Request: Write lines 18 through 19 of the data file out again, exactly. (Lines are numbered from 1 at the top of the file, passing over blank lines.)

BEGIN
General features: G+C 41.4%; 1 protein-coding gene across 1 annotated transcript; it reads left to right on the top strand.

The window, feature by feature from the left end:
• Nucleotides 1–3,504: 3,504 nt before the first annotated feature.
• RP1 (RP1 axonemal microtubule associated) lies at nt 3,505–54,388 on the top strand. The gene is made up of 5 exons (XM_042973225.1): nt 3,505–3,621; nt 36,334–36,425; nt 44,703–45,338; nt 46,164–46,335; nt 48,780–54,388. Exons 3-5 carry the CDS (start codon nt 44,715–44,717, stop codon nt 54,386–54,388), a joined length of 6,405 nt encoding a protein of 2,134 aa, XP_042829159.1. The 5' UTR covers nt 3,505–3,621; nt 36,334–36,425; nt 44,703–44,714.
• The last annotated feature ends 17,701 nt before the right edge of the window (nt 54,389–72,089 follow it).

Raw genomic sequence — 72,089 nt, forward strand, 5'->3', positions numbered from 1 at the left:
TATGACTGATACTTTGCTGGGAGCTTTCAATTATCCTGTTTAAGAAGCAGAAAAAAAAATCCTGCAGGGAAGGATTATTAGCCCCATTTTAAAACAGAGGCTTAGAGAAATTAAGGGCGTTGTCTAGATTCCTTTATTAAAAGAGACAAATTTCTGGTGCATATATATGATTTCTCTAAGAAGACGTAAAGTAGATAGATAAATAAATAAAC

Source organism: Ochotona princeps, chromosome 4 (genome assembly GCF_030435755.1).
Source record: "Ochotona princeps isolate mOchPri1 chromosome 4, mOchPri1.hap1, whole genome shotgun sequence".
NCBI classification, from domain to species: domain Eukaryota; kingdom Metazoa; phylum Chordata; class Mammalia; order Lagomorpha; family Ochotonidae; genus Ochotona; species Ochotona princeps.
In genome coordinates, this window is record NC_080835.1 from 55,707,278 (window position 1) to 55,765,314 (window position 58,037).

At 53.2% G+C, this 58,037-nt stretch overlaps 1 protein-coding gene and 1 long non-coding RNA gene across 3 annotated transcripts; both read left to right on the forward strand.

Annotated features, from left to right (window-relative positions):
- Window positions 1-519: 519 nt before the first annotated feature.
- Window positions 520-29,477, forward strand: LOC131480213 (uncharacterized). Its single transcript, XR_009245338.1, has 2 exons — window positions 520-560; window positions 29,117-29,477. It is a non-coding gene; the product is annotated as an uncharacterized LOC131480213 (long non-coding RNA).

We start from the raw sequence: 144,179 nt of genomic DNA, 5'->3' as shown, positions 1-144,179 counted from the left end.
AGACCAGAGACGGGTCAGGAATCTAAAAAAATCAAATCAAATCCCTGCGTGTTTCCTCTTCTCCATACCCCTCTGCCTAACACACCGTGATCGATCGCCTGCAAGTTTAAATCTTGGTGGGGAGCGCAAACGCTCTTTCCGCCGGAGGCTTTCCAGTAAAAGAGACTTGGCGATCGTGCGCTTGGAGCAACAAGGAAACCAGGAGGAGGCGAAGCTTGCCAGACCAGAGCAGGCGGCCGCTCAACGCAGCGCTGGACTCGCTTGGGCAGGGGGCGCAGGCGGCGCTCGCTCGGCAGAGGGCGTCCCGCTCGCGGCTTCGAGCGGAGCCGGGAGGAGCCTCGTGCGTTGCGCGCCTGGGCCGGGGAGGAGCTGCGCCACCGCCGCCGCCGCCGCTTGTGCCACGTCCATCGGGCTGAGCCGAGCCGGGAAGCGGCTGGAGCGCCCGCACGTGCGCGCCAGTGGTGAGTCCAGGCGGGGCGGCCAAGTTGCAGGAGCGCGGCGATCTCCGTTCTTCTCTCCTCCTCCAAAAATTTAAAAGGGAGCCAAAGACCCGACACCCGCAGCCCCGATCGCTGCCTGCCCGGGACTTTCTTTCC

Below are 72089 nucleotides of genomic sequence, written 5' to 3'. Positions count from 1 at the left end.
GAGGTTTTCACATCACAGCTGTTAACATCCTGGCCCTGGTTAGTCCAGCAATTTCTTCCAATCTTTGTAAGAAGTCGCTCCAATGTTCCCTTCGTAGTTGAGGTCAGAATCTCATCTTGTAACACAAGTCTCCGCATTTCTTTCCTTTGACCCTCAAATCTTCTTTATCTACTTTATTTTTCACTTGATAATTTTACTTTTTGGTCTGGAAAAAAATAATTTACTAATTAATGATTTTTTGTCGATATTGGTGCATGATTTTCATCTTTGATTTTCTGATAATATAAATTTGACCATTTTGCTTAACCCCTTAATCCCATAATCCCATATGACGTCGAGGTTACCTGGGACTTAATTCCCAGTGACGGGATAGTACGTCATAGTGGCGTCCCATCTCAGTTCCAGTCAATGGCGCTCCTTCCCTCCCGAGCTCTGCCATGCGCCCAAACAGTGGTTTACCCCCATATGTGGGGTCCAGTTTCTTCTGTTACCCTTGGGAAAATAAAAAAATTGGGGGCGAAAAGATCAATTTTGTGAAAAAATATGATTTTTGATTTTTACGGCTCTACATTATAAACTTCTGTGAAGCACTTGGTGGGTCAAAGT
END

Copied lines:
Below are 72089 nucleotides of genomic sequence, written 5' to 3'. Positions count from 1 at the left end.
GAGGTTTTCACATCACAGCTGTTAACATCCTGGCCCTGGTTAGTCCAGCAATTTCTTCCAATCTTTGTAAGAAGTCGCTCCAATGTTCCCTTCGTAGTTGAGGTCAGAATCTCATCTTGTAACACAAGTCTCCGCATTTCTTTCCTTTGACCCTCAAATCTTCTTTATCTACTTTATTTTTCACTTGATAATTTTACTTTTTGGTCTGGAAAAAAATAATTTACTAATTAATGATTTTTTGTCGATATTGGTGCATGATTTTCATCTTTGATTTTCTGATAATATAAATTTGACCATTTTGCTTAACCCCTTAATCCCATAATCCCATATGACGTCGAGGTTACCTGGGACTTAATTCCCAGTGACGGGATAGTACGTCATAGTGGCGTCCCATCTCAGTTCCAGTCAATGGCGCTCCTTCCCTCCCGAGCTCTGCCATGCGCCCAAACAGTGGTTTACCCCCATATGTGGGGTCCAGTTTCTTCTGTTACCCTTGGGAAAATAAAAAAATTGGGGGCGAAAAGATCAATTTTGTGAAAAAATATGATTTTTGATTTTTACGGCTCTACATTATAAACTTCTGTGAAGCACTTGGTGGGTCAAAGT